Climate change hits farmers: harvests are “increasingly becoming a lottery game”

Climate change hits farmers
Harvesting is ‘becoming more and more like a lottery game’

This year’s grain harvest is below the long-term average. But in view of the freak weather one can be satisfied, said Minister Özdemir. In the meantime, however, the department head has no good news for consumers on the price front.

According to Agriculture Minister Cem Özdemir, German farmers are increasingly exposed to the consequences of climate crises. Agriculture has always been an outdoor economy and the farms can deal with weather fluctuations. “But the new normal looks different: Extreme weather as a result of the climate crisis is increasingly making our harvests a lottery game,” said the Green politician when the first harvest data was presented.

All in all, however, the industry can be satisfied with the yield in barns and silos, the department head continued. According to the first data, 38 million tons of grain (excluding grain corn) should come in – 4.1 percent less than last year and 2.1 percent less than the multi-year average. The multi-year comparison was only exceeded in the three federal states of North Rhine-Westphalia, Saxony-Anhalt and Saxony. Saarland, Brandenburg and Hesse recorded the sharpest decline.

Farmers have done great things in the past few weeks and have ensured that the storage facilities in Germany are well filled – although the farms have had to struggle with sometimes enormous weather challenges, depending on the region and crop, said Özdemir. The farmers’ association recently described the 2023 harvest as a “real nail-biter” and also reported a decline in grain quantities in a preliminary balance sheet.

A wet spring was followed by a long period of drought in May and June, and the harvest was then often interrupted by rain. In view of the clearly noticeable effects of climate change, everything must be done to be able to secure yields and food, the association emphasized. These included more resilient plants, a wide range of active crop protection agents and water-saving tillage. Özdemir said it was important to make agriculture climate-proof. Anyone who believes that climate protection and climate change adaptation can be started later is not representing the interests of the industry.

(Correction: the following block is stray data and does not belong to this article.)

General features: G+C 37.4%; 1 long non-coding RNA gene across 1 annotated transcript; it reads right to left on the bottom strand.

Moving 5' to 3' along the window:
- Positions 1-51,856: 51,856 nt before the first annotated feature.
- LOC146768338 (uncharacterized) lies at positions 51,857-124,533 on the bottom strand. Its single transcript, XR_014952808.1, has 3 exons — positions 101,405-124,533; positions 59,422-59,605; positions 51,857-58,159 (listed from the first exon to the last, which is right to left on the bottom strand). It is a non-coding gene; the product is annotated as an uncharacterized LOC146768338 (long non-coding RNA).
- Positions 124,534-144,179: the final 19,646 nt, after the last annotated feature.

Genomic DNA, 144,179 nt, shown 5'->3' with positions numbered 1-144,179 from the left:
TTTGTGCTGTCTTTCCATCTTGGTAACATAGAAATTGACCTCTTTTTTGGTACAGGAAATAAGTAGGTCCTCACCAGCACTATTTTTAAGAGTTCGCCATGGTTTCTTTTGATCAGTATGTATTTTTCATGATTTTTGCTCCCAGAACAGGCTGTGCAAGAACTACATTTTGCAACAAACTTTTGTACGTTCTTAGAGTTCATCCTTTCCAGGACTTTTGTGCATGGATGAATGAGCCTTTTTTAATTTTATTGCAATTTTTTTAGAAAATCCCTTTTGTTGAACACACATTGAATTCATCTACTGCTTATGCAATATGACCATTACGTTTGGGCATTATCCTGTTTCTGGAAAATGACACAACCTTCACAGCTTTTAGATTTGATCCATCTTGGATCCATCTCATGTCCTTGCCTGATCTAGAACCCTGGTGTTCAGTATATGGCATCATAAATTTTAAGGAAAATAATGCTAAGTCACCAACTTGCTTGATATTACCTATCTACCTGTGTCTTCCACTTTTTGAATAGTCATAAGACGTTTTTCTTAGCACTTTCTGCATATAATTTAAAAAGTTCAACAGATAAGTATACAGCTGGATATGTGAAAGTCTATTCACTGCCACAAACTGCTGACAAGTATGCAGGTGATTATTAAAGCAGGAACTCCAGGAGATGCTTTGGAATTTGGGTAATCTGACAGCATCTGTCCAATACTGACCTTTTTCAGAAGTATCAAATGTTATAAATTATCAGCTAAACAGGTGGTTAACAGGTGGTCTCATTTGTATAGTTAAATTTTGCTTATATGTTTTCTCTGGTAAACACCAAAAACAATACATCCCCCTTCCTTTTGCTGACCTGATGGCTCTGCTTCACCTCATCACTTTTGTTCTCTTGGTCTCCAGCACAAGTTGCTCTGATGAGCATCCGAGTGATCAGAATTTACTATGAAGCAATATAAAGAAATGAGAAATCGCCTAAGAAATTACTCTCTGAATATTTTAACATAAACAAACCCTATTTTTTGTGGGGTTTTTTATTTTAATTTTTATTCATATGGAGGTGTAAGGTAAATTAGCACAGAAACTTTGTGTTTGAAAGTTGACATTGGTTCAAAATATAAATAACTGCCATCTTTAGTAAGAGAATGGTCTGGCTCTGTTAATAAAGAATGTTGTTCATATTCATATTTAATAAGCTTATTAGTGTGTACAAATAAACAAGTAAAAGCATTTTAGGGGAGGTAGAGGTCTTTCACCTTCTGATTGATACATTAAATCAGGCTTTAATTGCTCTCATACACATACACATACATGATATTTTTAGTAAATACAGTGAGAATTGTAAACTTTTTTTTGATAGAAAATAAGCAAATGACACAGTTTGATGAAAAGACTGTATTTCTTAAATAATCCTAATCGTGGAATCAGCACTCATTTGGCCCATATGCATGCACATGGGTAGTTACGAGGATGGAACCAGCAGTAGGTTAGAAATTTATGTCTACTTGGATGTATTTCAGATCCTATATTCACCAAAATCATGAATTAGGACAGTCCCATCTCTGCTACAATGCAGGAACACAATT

Groceries are price drivers

The Nature Conservation Union (NABU) explained that this year’s rainy summer shows the other face of the climate crisis, which poses challenges to food production. It is all the more important to use agricultural land in an environmentally friendly manner and thus make it more resistant to drought and heavy rain, for example with humus-rich soil and flowering strips.

Looking at the costs for consumers, Özdemir said food prices remained a driver of inflation. According to the ministry, prices for agricultural products have returned to normal. However, the costs of operating resources such as diesel, fertilizer and pesticides remained above the pre-war level. The higher costs along the value chain, in turn, make food more expensive for consumers.

The industry is therefore being supported in making itself less dependent on synthetic fertilizers or pesticides, the minister said. “Investing in climate-proof agriculture makes us less dependent on volatile world markets and makes more sense and is cheaper than compensating for damage.”

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